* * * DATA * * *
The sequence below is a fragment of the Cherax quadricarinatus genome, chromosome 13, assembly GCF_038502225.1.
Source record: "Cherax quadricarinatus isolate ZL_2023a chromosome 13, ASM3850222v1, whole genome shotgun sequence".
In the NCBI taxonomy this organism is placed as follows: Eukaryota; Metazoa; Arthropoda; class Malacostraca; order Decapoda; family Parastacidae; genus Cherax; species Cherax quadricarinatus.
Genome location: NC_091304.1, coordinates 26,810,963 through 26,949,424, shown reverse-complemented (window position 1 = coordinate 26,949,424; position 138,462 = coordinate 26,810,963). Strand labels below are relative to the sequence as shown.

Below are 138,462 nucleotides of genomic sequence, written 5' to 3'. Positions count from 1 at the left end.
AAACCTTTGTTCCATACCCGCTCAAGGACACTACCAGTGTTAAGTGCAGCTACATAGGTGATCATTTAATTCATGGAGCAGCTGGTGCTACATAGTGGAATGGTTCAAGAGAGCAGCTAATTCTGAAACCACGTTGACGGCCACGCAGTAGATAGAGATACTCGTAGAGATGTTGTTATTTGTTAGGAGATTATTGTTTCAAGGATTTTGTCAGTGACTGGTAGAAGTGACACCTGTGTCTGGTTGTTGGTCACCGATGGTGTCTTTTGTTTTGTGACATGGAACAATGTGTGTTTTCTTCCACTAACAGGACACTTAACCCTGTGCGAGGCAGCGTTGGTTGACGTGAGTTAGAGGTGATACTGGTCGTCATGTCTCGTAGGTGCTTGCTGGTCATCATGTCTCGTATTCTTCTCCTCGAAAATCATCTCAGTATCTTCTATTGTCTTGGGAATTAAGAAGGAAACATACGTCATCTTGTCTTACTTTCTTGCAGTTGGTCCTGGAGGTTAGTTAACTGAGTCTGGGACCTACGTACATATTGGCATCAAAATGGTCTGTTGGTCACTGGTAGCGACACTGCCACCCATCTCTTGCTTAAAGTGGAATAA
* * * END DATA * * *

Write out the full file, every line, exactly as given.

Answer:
The sequence below is a fragment of the Cherax quadricarinatus genome, chromosome 13, assembly GCF_038502225.1.
Source record: "Cherax quadricarinatus isolate ZL_2023a chromosome 13, ASM3850222v1, whole genome shotgun sequence".
In the NCBI taxonomy this organism is placed as follows: Eukaryota; Metazoa; Arthropoda; class Malacostraca; order Decapoda; family Parastacidae; genus Cherax; species Cherax quadricarinatus.
Genome location: NC_091304.1, coordinates 26,810,963 through 26,949,424, shown reverse-complemented (window position 1 = coordinate 26,949,424; position 138,462 = coordinate 26,810,963). Strand labels below are relative to the sequence as shown.

Below are 138,462 nucleotides of genomic sequence, written 5' to 3'. Positions count from 1 at the left end.
AAACCTTTGTTCCATACCCGCTCAAGGACACTACCAGTGTTAAGTGCAGCTACATAGGTGATCATTTAATTCATGGAGCAGCTGGTGCTACATAGTGGAATGGTTCAAGAGAGCAGCTAATTCTGAAACCACGTTGACGGCCACGCAGTAGATAGAGATACTCGTAGAGATGTTGTTATTTGTTAGGAGATTATTGTTTCAAGGATTTTGTCAGTGACTGGTAGAAGTGACACCTGTGTCTGGTTGTTGGTCACCGATGGTGTCTTTTGTTTTGTGACATGGAACAATGTGTGTTTTCTTCCACTAACAGGACACTTAACCCTGTGCGAGGCAGCGTTGGTTGACGTGAGTTAGAGGTGATACTGGTCGTCATGTCTCGTAGGTGCTTGCTGGTCATCATGTCTCGTATTCTTCTCCTCGAAAATCATCTCAGTATCTTCTATTGTCTTGGGAATTAAGAAGGAAACATACGTCATCTTGTCTTACTTTCTTGCAGTTGGTCCTGGAGGTTAGTTAACTGAGTCTGGGACCTACGTACATATTGGCATCAAAATGGTCTGTTGGTCACTGGTAGCGACACTGCCACCCATCTCTTGCTTAAAGTGGAATAA